I spent years trying to find out which tree, out of all the many trees in the world, is the very best tree. This entailed looking at all the characteristics that make a tree the best, such as its beauty, the number of leaves it has, the amount of shade it gives, its flexibility in the wind, and so on.
In many ways I was inspired by other popular contests and investigations into other high-quality categories of things, from human beauty pageants to the Oscars. If we can determine the best candidate in those categories, why not trees?
Once I started looking at trees’ relative bestness, I also become interested in other tree qualities, such as tree dopplegangers. This project, as part of the Best Tree in the World, is an outgrowth of that overall investigation of trees’ testable characteristics.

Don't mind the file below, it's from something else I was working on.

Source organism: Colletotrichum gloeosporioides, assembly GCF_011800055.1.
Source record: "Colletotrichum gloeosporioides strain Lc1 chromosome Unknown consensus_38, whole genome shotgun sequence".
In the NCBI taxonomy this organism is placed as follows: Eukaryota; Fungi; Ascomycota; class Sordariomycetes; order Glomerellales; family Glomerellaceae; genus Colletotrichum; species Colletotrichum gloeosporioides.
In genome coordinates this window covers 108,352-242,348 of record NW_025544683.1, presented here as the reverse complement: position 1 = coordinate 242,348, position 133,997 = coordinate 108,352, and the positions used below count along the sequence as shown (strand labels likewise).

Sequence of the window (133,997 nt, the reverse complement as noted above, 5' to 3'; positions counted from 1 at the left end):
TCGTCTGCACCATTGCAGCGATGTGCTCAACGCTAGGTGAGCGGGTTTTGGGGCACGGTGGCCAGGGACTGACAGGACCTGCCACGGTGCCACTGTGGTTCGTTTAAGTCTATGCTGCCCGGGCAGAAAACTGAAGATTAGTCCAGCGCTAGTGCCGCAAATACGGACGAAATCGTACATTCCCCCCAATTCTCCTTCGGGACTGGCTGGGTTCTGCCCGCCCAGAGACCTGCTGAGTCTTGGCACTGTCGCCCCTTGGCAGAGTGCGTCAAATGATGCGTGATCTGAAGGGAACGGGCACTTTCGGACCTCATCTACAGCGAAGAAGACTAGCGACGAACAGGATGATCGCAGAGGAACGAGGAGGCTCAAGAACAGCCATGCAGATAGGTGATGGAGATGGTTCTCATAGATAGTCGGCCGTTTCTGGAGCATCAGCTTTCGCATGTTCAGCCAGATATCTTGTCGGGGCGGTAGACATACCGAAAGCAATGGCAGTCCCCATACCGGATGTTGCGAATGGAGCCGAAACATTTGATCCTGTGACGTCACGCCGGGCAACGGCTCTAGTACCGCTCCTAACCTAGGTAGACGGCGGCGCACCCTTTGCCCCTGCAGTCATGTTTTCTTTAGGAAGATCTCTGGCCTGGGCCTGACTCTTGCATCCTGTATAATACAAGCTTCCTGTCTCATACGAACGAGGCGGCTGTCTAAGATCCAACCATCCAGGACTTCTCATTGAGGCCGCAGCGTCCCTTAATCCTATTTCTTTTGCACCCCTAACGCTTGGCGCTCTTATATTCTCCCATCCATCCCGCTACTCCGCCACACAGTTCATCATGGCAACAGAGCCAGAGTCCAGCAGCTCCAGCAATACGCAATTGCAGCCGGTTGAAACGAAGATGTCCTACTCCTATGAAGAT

After exploring tree doppelgangers in William Wilson, I discovered that I was unable to pair up certain trees or doppelgangers, despite my certainty as to their tree or doppelganger status.
This led an interactive project in which I used a billboard in Chicago and a series of 100 posters in southern Illinois to advertise a website, through which the public could vote for which trees they thought went with which doppelgangers.
The site is no longer active, but you can download it from here. That will download a Zip file. Open the Zip file, and you will have all the components of the site. Drag the file “original.html” onto any browser, and that will open a local version of the site that you can interact with.
It has links to images of the billboard and posters, the “answers” page, with the true tree-doppelganger pairs, as determined by the voting public. It contains an extensive statistical breakdown of the results.
To very briefly summarize the results, the voting public did seem to have a fairly strong opinion of which tree went with each tree doppelganger.